The Beauly-Denny transmission project has been awarded the ‘Greatest Contribution to Scotland’ award at the prestigious Saltire Civil Engineering Awards.
Run by the Institution of Civil Engineers, in association with the Saltire Society, the annual awards recognise excellence and innovation in civil engineering and celebrate its contribution to quality of life in Scotland.
At last night’s ceremony in Edinburgh, the judges recognised the importance of the Beauly-Denny project in securing Scotland's sustainable energy future and the decarbonisation of electricity generation. Presenting the award, Jamie Hepburn MSP, Minister for Employability Training, praised the project’s contribution towards ‘building a sustainable low –carbon economy’ through the doubling of Scotland’s renewable energy network capacity.
Beauly-Denny is the longest transmission line to be built anywhere in the UK since the 1950s and crosses the highest and most inaccessible terrain on the Great Britain transmission system at the 2,526ft summit of the Corrieyairack Pass. The new 220km line has renewed the spine of the electricity transmission network between the Highlands and the Central Belt and is supported by 615 steel lattice towers which were specifically designed to take account of latest engineering standards.
Alongside reinforcement of the main existing transmission line between the Highlands and Aberdeenshire, the project has enabled over 80 additional wind, hydro and solar power developments by the end of 2015, providing almost 1500MW of additional generation capacity. It also contributed £100m to the Scottish economy through its development and construction, supporting more than 2000 jobs over a seven year period.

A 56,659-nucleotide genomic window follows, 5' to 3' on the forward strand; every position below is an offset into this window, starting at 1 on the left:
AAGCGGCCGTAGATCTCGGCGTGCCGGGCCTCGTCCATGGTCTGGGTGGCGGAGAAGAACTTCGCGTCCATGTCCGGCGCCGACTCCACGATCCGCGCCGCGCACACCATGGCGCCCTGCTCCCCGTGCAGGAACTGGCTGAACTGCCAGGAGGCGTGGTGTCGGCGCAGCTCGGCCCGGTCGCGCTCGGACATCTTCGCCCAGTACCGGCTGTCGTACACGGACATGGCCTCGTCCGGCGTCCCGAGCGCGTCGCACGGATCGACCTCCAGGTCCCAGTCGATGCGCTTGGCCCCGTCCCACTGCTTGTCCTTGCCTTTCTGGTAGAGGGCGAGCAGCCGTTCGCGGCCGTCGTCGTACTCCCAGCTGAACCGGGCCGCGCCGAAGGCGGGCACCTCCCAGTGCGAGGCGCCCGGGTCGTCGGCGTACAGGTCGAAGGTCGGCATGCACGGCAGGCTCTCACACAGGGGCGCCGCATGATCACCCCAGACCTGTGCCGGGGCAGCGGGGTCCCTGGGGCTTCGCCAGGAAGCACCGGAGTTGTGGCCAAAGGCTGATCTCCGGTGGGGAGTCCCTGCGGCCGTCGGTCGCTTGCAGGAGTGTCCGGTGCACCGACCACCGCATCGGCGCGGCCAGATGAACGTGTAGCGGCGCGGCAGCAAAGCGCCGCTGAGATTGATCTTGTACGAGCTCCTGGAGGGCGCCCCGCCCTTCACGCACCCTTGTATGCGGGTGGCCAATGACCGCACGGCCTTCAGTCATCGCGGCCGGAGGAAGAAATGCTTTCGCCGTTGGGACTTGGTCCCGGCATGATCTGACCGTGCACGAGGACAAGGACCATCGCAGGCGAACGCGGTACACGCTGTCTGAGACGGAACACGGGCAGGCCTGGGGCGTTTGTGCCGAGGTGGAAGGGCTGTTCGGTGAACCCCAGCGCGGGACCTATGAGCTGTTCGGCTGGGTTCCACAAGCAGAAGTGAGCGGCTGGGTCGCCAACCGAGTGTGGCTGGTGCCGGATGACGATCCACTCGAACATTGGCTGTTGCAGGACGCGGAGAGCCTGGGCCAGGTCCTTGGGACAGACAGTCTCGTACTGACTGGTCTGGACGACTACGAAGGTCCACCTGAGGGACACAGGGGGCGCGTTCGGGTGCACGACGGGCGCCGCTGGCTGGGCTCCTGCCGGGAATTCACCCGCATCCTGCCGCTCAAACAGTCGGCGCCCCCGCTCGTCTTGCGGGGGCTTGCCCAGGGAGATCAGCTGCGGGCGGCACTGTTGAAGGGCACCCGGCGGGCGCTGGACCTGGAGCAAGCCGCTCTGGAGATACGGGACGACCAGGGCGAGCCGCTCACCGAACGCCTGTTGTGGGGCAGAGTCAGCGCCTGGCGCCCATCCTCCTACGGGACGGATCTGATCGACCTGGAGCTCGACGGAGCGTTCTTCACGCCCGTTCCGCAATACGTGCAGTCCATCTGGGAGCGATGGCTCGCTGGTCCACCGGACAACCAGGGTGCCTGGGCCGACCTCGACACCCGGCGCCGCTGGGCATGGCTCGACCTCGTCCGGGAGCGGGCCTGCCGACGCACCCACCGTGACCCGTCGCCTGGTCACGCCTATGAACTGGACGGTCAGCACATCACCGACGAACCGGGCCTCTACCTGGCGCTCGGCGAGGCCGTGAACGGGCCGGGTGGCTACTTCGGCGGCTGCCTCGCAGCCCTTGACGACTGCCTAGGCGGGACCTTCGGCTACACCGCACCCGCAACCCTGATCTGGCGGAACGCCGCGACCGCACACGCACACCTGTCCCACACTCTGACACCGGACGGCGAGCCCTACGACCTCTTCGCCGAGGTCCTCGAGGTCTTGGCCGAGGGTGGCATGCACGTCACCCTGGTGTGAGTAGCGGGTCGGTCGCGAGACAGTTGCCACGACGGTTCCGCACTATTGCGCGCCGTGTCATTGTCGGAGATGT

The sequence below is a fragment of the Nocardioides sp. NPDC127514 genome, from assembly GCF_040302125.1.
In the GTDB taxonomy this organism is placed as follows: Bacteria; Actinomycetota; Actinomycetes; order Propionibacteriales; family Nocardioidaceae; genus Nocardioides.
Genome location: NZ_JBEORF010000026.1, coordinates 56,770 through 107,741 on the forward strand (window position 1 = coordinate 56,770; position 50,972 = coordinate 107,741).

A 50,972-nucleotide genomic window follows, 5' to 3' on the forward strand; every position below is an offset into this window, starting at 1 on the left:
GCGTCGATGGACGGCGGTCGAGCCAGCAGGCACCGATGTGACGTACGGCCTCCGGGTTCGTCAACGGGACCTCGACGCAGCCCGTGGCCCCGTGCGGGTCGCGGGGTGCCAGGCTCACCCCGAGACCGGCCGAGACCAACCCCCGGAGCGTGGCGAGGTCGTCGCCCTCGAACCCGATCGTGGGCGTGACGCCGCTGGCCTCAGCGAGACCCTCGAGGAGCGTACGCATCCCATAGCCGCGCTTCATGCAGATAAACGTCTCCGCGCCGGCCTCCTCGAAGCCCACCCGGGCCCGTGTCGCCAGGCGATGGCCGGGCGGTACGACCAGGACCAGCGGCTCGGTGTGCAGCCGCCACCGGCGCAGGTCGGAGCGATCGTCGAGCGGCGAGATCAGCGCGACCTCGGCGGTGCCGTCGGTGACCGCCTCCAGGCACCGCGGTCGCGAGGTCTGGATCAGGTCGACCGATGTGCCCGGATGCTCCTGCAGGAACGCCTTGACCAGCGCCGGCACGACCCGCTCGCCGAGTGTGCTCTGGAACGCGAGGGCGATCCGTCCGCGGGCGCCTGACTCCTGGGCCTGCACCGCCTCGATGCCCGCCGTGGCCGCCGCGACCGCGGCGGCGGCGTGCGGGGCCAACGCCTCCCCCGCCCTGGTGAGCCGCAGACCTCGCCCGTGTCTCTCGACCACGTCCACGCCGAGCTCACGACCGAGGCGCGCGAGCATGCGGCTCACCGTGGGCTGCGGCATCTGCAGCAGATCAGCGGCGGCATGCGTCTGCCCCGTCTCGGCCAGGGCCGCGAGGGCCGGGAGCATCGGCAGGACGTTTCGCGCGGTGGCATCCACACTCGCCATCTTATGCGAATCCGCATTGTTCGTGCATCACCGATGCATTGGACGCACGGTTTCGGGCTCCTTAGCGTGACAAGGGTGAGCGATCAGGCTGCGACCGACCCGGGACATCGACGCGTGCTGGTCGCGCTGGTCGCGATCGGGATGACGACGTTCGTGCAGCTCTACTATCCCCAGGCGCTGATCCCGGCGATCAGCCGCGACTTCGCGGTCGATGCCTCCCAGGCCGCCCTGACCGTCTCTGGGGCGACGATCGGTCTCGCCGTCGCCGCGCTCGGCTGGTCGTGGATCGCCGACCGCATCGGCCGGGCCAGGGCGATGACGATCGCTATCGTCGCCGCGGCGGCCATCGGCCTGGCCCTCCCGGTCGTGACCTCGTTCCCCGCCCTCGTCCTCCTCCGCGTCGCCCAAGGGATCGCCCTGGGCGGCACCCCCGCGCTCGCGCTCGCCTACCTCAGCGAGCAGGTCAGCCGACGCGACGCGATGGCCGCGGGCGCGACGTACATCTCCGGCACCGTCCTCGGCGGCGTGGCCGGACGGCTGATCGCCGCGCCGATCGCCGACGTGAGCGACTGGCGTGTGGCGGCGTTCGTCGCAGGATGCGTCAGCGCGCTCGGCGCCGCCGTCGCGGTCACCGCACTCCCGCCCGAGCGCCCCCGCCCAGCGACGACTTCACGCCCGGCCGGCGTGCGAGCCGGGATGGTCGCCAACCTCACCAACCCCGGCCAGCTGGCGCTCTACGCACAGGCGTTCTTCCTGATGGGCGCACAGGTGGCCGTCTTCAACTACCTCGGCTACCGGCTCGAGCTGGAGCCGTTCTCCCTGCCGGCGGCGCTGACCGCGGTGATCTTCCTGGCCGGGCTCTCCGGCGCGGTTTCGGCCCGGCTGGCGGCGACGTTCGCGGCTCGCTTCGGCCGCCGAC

The Beauly-Denny project was delivered jointly by the transmission teams at Scottish and Southern Electricity Networks (SSEN) and SP Energy Networks and was supported by its primary contractors Balfour Beatty and Babcock. The line was energised in November 2015.
SSEN Project Director, Alastair Brand, was in attendance to collect the award. He said:
“We are all very humbled to receive this prestigious award. It is recognition of the enormous contribution the line has made to Scotland’s thriving renewable energy sector. It was the first, vital piece of a jigsaw that is still coming together today, unlocking Scotland’s vast renewable potential that has recently seen the installed capacity of renewables supported by the north of Scotland transmission network rise to over 4,500 megawatts of generation capacity.
“As well as being a remarkable engineering achievement, the project is also contributing in no small part to national and local climate change and renewable energy targets, as well as helping to maintain security of electricity supply.”
Convenor of the Saltire Awards judging panel, Ainslie McLaughlin, said:
"The complexity and challenges faced in delivering the Beauly-Denny project makes it a very worthy winner. Constructing a powerline in remote, inhospitable and environmentally challenging terrain, whilst maintaining safety and quality standards, shows a great expertise and dedication.”
As well as replacing a pre-existing 132 kilovolt overhead line, work associated with Beauly-Denny has also enabled the removal of some of the existing overhead network. Over 300 transmission towers have now been removed from the Cairngorms National Park, covering a distance of over 90km, resulting in over 1500 tonnes of steel for recycling, with the Cairngorms National Park now largely free of electricity transmission infrastructure.